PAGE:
- The Little Suitcase
Isabelle did not love her mother. She often wondered if this meant she was a monster, an abnormal person on the margins of the most basic morality. After all, this was the woman who had brought her into this world. She did not even have the benefit of the excuse of the adopted child torn by a confused and painful quest to discover her biological identity. What made this all worse was that she and her mother resembled each other like two peas in a pod. Indeed, the one difference between the two women seemed to reinforce their resemblance. Whereas Isabelle’s tall silhouette immediately gave her away as a member of the Shabib family, her mother’s five-foot frame placed her solidly in the line of the Corneilles, well-known for being petite.
“The spitting image of Marguerite.” She had heard these words all her life and always had to smile politely at them. Her mother did not bother with politeness. She would purse her lips even more or simply ignore the comment as she continued to issue orders, harass employees and vendors, and shout at hawkers who, according to her, strayed too close to her storefront, only allowing a tense smile to relax her face when she caught the eye of buyers she thought worthy of her attention.
Arms at her sides, Isabelle stood near the bed where her mother lay. Was she asleep or was she only pretending? After more than forty years with this woman, Isabelle was still not able to decipher her feelings. Did Marguerite Corneille Shabib suspect that her daughter did not love her? Did she care? That impassive, cold face rarely changed, except to deepen the disdainful look that aptly encapsulated her relationship to the world and to others.
Isabelle suspected that her mother must be enraged to find herself in this vulnerable position today! She, Marguerite Corneille Shabib, descendant of a family of great business people for many generations, businesswoman [End Page 29] and entrepreneur herself, CEO of a consortium of textile industries, to find herself reduced to this pathetic mass of skin and bones, unable to move without assistance, impotent and frail.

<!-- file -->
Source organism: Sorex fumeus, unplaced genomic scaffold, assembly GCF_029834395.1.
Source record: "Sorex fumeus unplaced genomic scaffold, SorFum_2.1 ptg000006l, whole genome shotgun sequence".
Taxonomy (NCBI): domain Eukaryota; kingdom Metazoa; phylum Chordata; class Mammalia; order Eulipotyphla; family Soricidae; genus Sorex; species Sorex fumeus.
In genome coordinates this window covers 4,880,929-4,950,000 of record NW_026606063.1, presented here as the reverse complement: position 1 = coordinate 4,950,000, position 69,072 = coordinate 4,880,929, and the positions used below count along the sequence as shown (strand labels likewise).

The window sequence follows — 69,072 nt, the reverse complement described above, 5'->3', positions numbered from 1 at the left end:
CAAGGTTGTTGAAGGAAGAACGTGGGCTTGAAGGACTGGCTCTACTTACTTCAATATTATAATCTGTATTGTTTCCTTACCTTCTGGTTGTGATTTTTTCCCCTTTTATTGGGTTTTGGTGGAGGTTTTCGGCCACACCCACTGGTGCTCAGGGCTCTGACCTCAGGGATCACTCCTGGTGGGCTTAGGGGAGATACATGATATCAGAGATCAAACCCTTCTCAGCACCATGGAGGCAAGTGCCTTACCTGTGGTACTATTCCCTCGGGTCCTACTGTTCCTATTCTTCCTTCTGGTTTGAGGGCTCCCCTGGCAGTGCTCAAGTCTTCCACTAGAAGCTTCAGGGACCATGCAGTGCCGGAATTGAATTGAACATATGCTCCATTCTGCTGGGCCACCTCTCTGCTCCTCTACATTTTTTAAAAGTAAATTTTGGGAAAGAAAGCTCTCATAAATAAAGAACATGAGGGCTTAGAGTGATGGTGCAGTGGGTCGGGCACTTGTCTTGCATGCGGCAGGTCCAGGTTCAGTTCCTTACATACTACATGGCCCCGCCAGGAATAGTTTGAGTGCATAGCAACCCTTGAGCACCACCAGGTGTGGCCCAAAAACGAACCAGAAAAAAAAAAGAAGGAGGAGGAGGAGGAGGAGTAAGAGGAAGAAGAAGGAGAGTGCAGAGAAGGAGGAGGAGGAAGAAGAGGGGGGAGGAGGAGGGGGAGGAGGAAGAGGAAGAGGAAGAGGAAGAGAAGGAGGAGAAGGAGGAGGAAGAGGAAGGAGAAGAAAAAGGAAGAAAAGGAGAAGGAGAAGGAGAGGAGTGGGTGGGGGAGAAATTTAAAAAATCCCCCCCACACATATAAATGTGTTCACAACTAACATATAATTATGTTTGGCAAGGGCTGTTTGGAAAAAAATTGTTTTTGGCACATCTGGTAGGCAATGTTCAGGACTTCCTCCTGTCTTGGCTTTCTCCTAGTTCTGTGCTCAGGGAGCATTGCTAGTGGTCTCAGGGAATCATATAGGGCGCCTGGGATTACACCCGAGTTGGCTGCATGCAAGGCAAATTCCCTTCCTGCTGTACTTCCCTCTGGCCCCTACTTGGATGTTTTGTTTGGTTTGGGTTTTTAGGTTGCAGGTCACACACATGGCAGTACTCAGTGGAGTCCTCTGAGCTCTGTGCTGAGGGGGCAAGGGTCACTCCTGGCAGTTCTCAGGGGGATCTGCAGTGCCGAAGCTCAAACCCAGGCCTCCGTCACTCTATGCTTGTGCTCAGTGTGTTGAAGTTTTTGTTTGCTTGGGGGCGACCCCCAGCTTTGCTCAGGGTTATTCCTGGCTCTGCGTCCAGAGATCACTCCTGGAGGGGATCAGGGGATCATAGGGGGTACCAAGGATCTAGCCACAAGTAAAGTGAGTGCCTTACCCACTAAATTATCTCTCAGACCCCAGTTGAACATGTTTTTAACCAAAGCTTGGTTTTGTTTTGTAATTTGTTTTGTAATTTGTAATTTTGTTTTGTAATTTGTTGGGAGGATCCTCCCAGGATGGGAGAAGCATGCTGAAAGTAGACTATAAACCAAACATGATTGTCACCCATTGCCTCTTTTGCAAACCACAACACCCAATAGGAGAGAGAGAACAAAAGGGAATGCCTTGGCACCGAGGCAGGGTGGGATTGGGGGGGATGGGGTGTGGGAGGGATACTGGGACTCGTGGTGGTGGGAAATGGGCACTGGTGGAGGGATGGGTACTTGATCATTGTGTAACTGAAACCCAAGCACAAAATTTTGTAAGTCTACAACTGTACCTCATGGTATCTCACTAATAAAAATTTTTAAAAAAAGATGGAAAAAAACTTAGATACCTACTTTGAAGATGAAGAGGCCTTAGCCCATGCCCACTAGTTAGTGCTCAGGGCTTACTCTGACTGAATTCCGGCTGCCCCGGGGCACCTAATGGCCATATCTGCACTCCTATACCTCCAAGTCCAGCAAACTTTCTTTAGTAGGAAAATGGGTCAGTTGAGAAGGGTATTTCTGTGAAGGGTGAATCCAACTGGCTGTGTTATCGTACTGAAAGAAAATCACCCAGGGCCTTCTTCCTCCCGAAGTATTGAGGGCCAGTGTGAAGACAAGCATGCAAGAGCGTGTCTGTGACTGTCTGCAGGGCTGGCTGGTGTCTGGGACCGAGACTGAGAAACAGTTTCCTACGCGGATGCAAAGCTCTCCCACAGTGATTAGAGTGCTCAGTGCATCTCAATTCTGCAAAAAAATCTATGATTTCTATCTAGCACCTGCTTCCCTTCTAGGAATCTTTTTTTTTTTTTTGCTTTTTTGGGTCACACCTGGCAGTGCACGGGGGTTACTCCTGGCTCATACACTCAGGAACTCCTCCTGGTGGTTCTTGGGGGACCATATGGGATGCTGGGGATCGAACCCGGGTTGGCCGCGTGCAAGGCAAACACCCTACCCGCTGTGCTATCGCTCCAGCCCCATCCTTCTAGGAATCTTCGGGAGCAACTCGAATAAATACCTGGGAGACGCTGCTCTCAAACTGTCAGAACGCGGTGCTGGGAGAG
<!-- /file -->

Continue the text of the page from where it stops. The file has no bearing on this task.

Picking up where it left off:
Turning suddenly, Isabelle caught the eye of one of the nurses who took care of her mother, the one she had hired in addition to the staff already provided by this exceedingly expensive private institution in which she had decided to place her mother. What was her name again? Jeannette? Josette? No, Juliette. Highly recommended by mama’s cousin. Well-trained, all things considered, given the dubious quality of the countless nursing schools that proliferated in the country. At least this one knew how to read vital signs and could interpret the doctor’s orders. But her quickly averted gaze had given Isabelle pause. It did not square with her usual attitude of devotion. A cold, harsh look, not unlike Marguerite’s when she dismissed an employee. Empty eyes that saw neither the desperate looks nor the hateful glances.
One day, Isabelle had suggested that her mother use a less hurtful tone with the staff and not show so much contempt for others. Marguerite had turned toward her daughter without response, but Isabelle had felt on her cheek the weight of the slap that never came. The weight of the disappointment and rejection with just a hint of pity as though to say she really could not have expected better from a Shabib. Isabelle had long since understood that her father and mother had not married for love and that Marguerite even harbored feelings of resentment toward her husband’s family. Even Grandmother Shabib who adored her granddaughter and spared no effort to placate her daughter-in- law was not spared.
As a teenager, Isabelle had rubbed shoulders with enough couples, friends of the family, to no longer believe in fairytales. At eighteen she had refused two suitors that her parents had presented. “This will be good for you, the family is financially sound and with him there is really no risk!” What they meant was that with his phenotype and lineage, the young man...